Asia: Japan -1.1% to 19207. Hong Kong +0.2% to 24901. China -1% to 3749. India -0.1% to 27957.
Europe: London -0.8%. Paris -0.2%. Frankfurt -0.6%.
Futures: Dow -0.5%. S&P -0.5%. Nasdaq -0.5%. Crude -2.2% to $47.61. Gold -0.3% to $1182.30.
Ten-year Treasury Yield +1 bps to 1.96%
8:55 Redbook Chain Store Sales
9:00 Fed’s Lacker: U.S. Economic Outlook
9:00 S&P Case-Shiller Home Price Index
9:45 Chicago PMI
10:00 Consumer Confidence
10:00 State Street Investor Confidence Index
Key earnings before the open
CONN, DANG, MOV, SAIC, VTNR
Key earnings after the close
DCO, LNDC, PRGN, RGSE, SNX
With the final day of the quarter upon us, U.S. stock futures point to a weak opening on Wall Street Tuesday after a strong day yesterday. The markets booked solid gains on Monday, spurred along by dovish comments from China’s central-bank chief and corporate-deal news. Home prices and lots of Fedspeak today: Data for Tuesday includes Case-Shiller home prices for February, while the Chicago-area purchasing managers index for March is due at 9:45 a.m. Eastern. At 10 a.m. Eastern, the report on consumer confidence for March is scheduled.
The euro fell for a second day, heading toward a fourth straight quarter of declines, amid concerns Greece will fail to reach an agreement with its European partners to unlock a fresh lifeline of €7.2B.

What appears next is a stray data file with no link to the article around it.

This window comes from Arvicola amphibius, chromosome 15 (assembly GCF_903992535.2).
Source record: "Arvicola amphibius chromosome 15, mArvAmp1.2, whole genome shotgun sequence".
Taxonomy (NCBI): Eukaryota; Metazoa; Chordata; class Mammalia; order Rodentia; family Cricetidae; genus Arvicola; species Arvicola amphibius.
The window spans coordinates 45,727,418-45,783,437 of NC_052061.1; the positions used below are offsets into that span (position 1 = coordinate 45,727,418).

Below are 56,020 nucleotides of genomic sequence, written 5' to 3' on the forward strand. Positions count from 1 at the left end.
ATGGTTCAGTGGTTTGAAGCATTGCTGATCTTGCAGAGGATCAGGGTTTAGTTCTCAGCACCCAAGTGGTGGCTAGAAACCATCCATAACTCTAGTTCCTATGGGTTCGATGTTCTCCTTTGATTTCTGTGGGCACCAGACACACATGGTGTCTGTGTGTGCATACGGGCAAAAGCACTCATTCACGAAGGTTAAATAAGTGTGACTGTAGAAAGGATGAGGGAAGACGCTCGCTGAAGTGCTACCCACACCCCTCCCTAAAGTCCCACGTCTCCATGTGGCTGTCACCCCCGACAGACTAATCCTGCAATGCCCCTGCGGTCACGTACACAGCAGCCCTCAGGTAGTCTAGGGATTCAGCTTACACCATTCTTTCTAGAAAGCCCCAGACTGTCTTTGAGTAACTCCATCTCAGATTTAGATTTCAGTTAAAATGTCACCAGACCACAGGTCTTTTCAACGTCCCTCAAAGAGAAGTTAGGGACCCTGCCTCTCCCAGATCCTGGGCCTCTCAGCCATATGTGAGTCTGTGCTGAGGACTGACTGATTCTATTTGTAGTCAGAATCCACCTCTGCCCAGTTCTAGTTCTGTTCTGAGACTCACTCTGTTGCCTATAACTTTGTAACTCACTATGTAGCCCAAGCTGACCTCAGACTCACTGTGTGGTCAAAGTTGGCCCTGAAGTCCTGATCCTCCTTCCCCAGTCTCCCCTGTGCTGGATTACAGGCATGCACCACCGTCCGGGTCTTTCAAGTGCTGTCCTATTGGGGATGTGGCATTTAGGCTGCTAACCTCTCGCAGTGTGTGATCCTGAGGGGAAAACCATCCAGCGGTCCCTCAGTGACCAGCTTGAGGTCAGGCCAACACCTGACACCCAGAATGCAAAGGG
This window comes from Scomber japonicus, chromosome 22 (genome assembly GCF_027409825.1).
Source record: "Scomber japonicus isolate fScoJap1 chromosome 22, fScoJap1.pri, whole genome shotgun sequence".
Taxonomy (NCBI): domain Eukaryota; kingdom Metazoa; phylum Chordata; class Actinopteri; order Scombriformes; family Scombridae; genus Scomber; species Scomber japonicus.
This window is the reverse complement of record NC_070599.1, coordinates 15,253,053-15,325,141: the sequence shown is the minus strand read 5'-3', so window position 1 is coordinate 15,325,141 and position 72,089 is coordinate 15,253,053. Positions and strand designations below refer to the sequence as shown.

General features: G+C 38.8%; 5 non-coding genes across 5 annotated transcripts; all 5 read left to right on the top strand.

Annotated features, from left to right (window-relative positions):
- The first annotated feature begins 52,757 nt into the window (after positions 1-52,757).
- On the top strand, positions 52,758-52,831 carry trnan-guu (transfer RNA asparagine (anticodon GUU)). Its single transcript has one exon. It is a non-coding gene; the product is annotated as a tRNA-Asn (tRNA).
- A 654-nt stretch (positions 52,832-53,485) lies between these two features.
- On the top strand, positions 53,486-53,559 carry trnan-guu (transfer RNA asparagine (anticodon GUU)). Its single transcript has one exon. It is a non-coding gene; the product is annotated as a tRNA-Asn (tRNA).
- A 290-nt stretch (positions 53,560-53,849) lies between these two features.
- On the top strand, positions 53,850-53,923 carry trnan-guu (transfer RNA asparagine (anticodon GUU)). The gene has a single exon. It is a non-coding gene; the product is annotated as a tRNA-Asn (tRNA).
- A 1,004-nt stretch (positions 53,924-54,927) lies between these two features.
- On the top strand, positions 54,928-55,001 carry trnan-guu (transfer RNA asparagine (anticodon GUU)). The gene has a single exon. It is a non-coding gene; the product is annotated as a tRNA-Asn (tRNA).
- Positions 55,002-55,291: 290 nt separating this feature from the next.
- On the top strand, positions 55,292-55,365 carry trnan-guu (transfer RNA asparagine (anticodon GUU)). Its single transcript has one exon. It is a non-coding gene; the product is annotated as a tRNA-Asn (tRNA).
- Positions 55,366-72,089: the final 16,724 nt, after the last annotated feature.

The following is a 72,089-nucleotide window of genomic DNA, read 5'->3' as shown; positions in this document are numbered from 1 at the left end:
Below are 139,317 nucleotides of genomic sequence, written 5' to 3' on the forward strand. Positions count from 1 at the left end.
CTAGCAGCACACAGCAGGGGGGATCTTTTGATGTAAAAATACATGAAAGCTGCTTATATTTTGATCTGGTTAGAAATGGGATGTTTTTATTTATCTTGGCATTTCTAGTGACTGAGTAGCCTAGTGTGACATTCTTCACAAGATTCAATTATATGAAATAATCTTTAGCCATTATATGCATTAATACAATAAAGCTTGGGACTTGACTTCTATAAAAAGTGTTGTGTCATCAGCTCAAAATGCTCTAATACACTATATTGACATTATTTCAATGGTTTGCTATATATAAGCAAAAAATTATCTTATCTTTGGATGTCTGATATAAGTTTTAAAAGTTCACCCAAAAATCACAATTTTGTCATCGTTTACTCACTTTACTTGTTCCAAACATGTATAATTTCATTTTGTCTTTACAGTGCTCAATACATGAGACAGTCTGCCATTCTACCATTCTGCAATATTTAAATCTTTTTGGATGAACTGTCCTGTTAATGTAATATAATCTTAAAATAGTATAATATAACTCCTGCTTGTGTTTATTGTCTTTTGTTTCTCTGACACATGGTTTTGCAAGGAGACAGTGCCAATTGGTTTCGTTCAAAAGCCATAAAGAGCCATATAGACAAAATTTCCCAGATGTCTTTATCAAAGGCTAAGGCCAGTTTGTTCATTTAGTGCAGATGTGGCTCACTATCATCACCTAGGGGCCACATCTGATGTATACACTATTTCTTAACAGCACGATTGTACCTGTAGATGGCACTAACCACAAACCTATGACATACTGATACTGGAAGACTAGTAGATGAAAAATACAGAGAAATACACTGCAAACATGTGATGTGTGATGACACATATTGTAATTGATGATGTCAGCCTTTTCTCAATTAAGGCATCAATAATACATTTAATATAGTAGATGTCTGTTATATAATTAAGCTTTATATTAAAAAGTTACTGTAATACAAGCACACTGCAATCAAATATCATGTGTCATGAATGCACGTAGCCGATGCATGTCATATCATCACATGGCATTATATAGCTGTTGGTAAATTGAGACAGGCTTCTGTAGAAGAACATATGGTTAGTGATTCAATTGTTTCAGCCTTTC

A slump in euro-area consumer prices eased in March, offering respite to the ECB after it pledged to buy €1.1T of assets through September 2016 to fend off deflation. According to flash estimates released by Eurostat this morning, the annual rate of inflation climbed to -0.1% from -0.3% in February. Other data also showed the region’s unemployment rate falling to 11.3% last month, down slightly from 11.4% in January.
Asian equities are off to a winning start this year, with China and Japan stealing the show in the first quarter. Abundant global liquidity, provided by the BOJ and ECB, combined with interest rate cuts by several central banks in the region and lower oil prices have bolstered sentiment towards Asian equities.
Oil is heading lower again as Iran and six world powers try to break an impasse in negotiations aimed at stopping Iran from having the capacity to develop a nuclear bomb, in exchange for an easing of international sanctions. Iran could increase oil production by some 500K bpd in three to six months if sanctions are removed, and by an additional 700K bpd within another year, according to estimates by Facts Global Energy. The deadline to find a preliminary agreement is set to expire tonight.
Japan remains cautious about signing up to the China-led Asian Infrastructure Investment Bank, indicating that Tokyo will miss the March 31 deadline for application, but both Taiwan and Norway said they would seek to join the institution. Despite warnings from Washington, over 40 nations have joined or said they intend to become members of the AIIB, adding clout to an institution seen as enhancing Beijing’s regional and global influence.